For example, the Revenue Mobilisation and Fiscal Allocation Commission’s records show that aside other perks of office, the hardship allowance of the President of the Federal Republic, the Vice and that of other political office holders are in the region of N650 million for eight-year period of two terms of office. Thus, President Muhammadu Buhari has been getting N1.76 million per annum since 2015, while his Vice, Professor Yemi Osinbajo, got N1.52 million yearly for the past eight years. Seemingly minute as the cuts may seem, the overall implication is telling on the ordinary man, who has been at the receiving end of the immense hardship unleashed on the populace by that administration. Average Nigerians were left with nothing to cushion effects of the hardship. After all, in the words of the former Minister of Labour and Employment, “Nigerians will not die but will adjust to the economic hardships in the country”.

This also applies to the immediate past state governors, who are also having a field day with their largely undisclosed security votes while in office and other perks of power. The latest and generally disturbing trend is the promulgation, across the states, of different laws on pension benefits and allowances to take care of former governors. The take away emoluments in these laws are so mouth-watering that the quests for such offices and the danger such pose to the electoral process are growing.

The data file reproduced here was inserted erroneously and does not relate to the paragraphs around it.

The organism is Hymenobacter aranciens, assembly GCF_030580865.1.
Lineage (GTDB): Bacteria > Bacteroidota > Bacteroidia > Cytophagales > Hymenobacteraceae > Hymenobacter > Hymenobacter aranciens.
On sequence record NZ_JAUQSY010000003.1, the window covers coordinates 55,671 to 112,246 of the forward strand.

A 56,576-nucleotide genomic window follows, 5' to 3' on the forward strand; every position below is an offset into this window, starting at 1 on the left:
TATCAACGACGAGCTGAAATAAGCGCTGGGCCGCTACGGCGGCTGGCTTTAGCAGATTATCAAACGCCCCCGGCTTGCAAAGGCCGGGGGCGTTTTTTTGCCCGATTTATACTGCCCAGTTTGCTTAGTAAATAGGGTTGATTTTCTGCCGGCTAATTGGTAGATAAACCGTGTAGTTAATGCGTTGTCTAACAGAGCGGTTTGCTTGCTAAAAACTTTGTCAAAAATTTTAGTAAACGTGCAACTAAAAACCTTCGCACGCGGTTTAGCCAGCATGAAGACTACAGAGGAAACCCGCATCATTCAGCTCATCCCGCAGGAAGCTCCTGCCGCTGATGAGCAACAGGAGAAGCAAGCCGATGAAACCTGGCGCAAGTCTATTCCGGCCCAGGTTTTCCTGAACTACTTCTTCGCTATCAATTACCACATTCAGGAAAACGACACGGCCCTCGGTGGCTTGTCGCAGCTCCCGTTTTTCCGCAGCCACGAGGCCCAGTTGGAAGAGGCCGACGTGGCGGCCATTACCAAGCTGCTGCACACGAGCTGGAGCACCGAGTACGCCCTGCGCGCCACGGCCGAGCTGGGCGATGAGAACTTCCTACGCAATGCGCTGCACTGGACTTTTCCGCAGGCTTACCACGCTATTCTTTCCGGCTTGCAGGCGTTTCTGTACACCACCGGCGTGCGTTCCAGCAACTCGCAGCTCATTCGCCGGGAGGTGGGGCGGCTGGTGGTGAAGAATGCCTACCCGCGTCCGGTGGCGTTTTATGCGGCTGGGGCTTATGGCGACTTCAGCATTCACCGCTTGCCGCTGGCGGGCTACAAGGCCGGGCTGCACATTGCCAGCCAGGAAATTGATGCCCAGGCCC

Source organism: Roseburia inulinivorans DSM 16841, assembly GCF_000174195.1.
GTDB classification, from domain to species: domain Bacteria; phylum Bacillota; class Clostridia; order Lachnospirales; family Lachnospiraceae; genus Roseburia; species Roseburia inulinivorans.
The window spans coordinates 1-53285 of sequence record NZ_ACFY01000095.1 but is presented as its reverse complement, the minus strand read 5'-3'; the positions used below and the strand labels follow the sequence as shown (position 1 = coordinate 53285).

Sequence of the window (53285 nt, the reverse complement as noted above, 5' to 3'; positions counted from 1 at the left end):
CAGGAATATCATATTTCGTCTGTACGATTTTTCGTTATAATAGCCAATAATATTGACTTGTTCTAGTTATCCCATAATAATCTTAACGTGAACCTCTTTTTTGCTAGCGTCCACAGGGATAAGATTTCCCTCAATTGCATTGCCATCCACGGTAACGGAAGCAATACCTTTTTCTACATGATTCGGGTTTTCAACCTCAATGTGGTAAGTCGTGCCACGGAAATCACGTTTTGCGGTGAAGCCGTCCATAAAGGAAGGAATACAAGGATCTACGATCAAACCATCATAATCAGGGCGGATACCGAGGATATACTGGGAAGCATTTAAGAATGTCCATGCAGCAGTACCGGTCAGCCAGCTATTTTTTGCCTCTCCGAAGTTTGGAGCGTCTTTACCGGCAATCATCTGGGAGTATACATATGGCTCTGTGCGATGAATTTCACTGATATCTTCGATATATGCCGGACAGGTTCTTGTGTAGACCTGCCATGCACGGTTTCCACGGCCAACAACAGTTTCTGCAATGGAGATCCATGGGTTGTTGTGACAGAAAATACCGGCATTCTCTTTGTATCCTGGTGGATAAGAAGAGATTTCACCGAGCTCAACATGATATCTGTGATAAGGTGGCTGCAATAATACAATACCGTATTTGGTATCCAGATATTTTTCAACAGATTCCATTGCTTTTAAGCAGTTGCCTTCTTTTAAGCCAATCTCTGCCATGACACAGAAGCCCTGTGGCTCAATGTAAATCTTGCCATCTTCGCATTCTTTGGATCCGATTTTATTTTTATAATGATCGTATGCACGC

Presently, not less than 18 states have promulgated laws in this regard such that outgoing state governors retire into lives of luxury. Some of these states are: Abia, Rivers, Delta, Akwa-Ibom, Kano, Jigawa, Zamfara, Cross River, and Ebonyi, among others. The multiplicities of (takeaway) benefits accruing to the ex-governors and their deputies, which vary across these states, are indeed mind-boggling. These include replacement of official and utility vehicles every four years, well-equipped offices, monthly pension equivalent to the salary of the sitting governor, brand new vehicles to be replaced after every four year, fully furnished houses, personal assistants, drivers, fully paid medical treatment within Nigeria and abroad. The list goes on and on.